A JET2 flight heading home to Leeds Bradford Airport was forced to fly in a circle for two hours above the sea amid fears of a “fault” with the plane.

The ordeal was branded a “nightmare” by one passenger, who described tense scenes including people sweating and children being sick.

Flight LS224 was due to arrive back at the Yeadon airport from Tenerife in the early hours of yesterday morning.

But, it barely made it away from South Tenerife Airport before trouble hit.

There is also an airport in the north of the island, but one of its most popular destinations - Playa de las Américas - is located just a 17-minute drive from the southern airport.

The flight back, which was scheduled to take off at 7:55pm on Sunday evening, was delayed at first.

One source, believed to be on the flight, said it was due to a pressurisation problem with the plane.

They said: “Flight delayed due to pressurisation problem with plane. 

“Got on and took off to find problem was back.” 

It eventually set off at around 8:51pm, just under an hour after it was supposed to.

The plane climbed to around 7,000 feet as the pilot manoeuvred the aircraft out over the Atlantic Ocean.

The aircraft also made its way to a speed of 310 knots per hour.

But after just over 20 minutes of flight-time, the plane was forced to circle near South Tenerife Airport. 

The pilot dropped the speed to fluctuate between 170 and 210 knots per hour.

A spokesperson for Jet2 said: “Flight LS224 from Tenerife to Leeds Bradford returned to Tenerife shortly after take-off, after the pilot reported a minor fault indication.” 

The plane circled in one spot for close to two hours.

One passenger said: “Circled Tenerife for just short of two hours to use fuel, as you can’t land full.”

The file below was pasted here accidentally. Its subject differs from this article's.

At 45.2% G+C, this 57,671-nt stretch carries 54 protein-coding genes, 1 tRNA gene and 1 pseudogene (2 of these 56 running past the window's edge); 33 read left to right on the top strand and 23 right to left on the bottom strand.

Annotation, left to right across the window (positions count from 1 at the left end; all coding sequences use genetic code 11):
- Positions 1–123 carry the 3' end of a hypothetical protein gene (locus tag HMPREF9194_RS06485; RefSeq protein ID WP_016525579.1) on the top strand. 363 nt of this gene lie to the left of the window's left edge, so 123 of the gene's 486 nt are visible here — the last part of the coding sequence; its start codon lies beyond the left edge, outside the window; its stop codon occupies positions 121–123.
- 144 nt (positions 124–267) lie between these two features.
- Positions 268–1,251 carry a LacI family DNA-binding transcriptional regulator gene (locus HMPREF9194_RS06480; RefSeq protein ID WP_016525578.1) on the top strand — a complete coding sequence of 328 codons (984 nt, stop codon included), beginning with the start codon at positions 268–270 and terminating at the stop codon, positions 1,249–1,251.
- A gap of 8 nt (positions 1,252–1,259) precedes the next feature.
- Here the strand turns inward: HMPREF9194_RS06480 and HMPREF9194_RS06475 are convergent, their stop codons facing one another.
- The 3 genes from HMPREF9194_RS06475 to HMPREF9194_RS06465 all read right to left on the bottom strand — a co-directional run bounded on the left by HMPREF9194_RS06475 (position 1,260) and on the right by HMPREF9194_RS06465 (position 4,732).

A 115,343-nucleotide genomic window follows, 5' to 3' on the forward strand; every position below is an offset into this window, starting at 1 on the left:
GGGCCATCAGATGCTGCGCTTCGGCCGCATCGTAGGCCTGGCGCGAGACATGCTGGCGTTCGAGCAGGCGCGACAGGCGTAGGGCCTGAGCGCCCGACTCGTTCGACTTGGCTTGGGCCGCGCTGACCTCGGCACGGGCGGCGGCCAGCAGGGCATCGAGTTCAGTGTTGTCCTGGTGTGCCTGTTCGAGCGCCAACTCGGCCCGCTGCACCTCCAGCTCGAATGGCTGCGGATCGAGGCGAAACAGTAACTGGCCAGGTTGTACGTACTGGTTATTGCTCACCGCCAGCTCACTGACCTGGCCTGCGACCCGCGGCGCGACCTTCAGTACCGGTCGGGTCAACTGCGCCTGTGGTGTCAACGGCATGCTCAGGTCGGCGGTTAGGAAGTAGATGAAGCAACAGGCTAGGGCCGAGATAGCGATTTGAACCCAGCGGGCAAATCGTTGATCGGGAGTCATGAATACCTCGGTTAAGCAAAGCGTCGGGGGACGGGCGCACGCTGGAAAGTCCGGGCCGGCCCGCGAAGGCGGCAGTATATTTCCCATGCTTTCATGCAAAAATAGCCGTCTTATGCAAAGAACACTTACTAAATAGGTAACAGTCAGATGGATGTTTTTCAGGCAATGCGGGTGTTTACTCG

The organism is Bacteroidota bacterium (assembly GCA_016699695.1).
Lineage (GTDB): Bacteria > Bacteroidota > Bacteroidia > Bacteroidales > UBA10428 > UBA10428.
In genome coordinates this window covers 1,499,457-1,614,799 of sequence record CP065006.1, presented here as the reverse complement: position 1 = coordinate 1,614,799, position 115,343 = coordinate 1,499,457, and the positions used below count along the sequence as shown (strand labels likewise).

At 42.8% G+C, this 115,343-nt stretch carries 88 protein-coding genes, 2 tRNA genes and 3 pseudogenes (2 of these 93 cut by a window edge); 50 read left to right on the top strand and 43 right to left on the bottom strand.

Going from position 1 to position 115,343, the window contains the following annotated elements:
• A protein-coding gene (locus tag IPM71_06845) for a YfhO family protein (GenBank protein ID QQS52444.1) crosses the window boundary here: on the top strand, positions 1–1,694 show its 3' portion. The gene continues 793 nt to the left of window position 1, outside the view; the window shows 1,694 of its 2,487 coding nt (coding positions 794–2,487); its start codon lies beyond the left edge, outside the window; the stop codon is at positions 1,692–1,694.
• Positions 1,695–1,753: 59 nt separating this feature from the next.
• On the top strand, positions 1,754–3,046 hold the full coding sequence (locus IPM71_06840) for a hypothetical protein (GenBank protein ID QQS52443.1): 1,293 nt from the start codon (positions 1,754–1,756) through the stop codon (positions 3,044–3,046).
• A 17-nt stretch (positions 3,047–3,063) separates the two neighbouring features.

Another described a small amount of panic on the aircraft.

They said: “Everyone sweating, kids being sick, what a nightmare.”

The pilot made one last circle at 10:26pm, before swinging out wide, further towards the ocean. 

While doing so, the plane began to descend at 10:32pm.

It then landed back at South Tenerife Airport at roughly 10:48pm. 

Yesterday, a spokesperson for Jet2 said: “Customers were provided hotel accommodation and we will be flying them back to Leeds Bradford today.”

One passenger described the hotel as looking “expensive” but admitted the ordeal had left them exhausted.

Local aircraft enthusiast, Ken Cothliff, who published a book charting the 88-year history of Leeds Bradford Airport, in August said the pilot was being “sensible and cautious” in their approach.

He added: “If there’s a problem, it might be an electric problem.

“But the pilot has obviously felt concerned enough to use up the remainder of the fuel.”

Mr Cothliff explained the reason for doing so is to reduce the risk of any potential disasters happening when landing.

He said: “Less fuel on board makes it less likely that there will be a big fire.”

A warning for the pilot could have occurred for a number of reasons, according to Mr Cothliff.

Giving an example of a previous incident, he said: “A Flybe Dash 8 had a problem with its undercarriage.

“It was showing only two green lights out of three and it circled and got rid of fuel.

“It turned out it was just a little bulb that had gone. The public may not be aware of this, but they train for it on simulators. It’s a standard routine thing to do. It’s what the pilots train for.”

The next scheduled Jet2 flight back from Tenerife was on Monday at 2:10pm.

At the time of writing, the plane was halfway back to Leeds-Bradford without any further hitches.

The flight generally takes four hours and 30 minutes.